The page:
MATHEMATICAL FICTION:

a list compiled by Alex Kasman (College of Charleston)

Home All New Browse Search About

...
The Music of the Spheres (2001)
Elizabeth Redfern
...

Contributed by "William E. Emba"

A highly praised (a la Caleb Carr) historical thriller set in Europe in 1795, involving lots of astronomy. This includes Laplace musing over his theorem that gravitational perturbations are bounded, and his wondering if a similar theorem applies to history.

Buy this work of mathematical fiction and read reviews at amazon.com. Amazon.com logo
(Note: This is just one work of mathematical fiction from the list. To see the entire list or to see more works of mathematical fiction, return to the Homepage.)

Works Similar to The Music of the Spheres
According to my `secret formula', the following works of mathematical fiction are similar to this one:
  1. Lord Byron's Novel: The Evening Land by John Crowley
  2. The Three Body Problem by Catherine Shaw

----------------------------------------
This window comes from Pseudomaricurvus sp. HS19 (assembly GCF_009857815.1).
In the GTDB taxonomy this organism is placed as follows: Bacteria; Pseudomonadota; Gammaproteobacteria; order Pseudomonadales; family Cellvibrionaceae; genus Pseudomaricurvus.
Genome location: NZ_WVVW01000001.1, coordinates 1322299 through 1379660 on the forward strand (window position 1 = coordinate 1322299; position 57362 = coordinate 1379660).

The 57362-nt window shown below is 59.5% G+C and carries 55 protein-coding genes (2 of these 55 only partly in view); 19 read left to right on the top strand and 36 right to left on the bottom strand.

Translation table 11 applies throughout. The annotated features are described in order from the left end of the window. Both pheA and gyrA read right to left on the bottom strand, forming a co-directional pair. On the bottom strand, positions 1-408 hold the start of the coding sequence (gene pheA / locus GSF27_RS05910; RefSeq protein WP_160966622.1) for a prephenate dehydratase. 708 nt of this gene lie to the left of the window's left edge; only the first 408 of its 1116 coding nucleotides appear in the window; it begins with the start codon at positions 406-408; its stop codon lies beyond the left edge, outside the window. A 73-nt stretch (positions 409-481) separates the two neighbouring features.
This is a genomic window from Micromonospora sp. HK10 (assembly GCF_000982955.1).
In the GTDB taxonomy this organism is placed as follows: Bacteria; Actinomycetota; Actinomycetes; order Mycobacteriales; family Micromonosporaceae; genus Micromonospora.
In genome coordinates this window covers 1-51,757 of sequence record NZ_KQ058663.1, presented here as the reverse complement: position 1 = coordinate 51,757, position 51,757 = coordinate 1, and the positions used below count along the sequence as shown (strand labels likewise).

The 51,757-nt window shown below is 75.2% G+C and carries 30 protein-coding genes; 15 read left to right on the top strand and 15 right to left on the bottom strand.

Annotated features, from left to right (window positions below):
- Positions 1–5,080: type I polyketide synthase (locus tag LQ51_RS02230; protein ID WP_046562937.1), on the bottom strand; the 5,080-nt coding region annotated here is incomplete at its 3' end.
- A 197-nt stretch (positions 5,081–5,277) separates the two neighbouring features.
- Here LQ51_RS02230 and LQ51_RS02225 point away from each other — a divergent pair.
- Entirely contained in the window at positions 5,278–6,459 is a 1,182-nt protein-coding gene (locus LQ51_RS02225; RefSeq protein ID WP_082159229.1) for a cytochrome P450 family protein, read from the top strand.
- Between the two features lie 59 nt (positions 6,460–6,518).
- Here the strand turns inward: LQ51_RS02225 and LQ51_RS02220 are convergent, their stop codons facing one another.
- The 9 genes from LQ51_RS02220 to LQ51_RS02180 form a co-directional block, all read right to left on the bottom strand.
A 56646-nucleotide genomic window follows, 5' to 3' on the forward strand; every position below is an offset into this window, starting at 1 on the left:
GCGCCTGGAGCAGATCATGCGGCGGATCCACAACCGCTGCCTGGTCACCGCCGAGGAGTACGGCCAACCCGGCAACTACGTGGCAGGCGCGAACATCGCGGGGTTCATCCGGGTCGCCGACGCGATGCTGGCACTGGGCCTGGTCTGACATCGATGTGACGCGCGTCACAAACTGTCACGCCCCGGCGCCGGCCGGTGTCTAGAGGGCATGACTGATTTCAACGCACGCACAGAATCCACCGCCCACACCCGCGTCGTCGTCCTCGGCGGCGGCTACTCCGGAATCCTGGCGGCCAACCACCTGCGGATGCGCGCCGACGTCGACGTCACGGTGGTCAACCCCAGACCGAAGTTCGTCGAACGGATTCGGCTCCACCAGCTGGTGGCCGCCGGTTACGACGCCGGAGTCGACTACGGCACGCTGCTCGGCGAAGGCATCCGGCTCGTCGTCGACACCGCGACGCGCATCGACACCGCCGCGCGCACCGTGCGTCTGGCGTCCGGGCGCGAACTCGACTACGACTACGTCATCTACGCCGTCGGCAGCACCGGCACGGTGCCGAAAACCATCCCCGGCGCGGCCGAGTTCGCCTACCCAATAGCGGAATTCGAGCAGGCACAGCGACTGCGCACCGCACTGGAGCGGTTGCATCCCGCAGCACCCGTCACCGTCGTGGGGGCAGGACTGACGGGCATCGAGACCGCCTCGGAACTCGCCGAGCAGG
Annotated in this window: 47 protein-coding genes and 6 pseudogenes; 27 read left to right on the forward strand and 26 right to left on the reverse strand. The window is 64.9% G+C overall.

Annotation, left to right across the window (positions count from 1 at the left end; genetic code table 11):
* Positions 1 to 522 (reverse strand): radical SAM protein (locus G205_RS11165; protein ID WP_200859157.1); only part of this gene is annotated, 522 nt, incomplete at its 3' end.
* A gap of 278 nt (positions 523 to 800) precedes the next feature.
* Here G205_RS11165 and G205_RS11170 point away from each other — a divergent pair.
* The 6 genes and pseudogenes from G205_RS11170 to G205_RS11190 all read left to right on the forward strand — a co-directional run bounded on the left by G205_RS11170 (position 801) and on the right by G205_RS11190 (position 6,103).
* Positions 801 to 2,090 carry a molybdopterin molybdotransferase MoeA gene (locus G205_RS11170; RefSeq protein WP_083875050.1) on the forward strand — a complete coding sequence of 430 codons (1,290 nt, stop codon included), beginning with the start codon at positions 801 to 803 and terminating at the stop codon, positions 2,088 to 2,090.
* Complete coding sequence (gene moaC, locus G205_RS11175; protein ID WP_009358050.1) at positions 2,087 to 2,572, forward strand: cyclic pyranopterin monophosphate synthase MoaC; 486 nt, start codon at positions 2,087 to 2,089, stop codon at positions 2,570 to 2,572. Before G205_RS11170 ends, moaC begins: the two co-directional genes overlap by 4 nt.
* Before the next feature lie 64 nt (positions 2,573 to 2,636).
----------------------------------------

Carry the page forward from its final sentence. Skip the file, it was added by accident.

3. One, True Platonic Heaven: A Scientific Fiction of the Limits of Knowledge by John L. Casti
  4. Still She Haunts Me by Katie Roiphe
  5. Shooting the Sun by Max Byrd
  6. Quicksilver: The Baroque Cycle Volume 1 by Neal Stephenson
  7. Newton's Hooke by David Pinner
  8. The Indian Clerk by David Leavitt
  9. Abendland (Occident) by Michael Köhlmeier
  10. Flowers Stained with Moonlight by Catherine Shaw
Ratings for The Music of the Spheres:
RatingsHave you seen/read this work of mathematical fiction? Then click here to enter your own votes on its mathematical content and literary quality or send me comments to post on this Webpage.
(unrated)

PLEASE HELP US OUT BY ENTERING YOUR OWN RATINGS FOR THIS WORK.

Categories:
GenreHistorical Fiction,
MotifReal Mathematicians,
TopicAnalysis/Calculus/Differential, Mathematical Physics,
MediumNovels,

Home All New Browse Search About

Your Help Needed: Some site visitors remember reading works of mathematical fiction that neither they nor I can identify. It is time to crowdsource this problem and ask for your help! You would help a neighbor find a missing pet...can't you also help a fellow site visitor find some missing works of mathematical fiction? Please take a look and let us know if you have seen these missing stories anywhere!.

(Maintained by Alex Kasman, College of Charleston)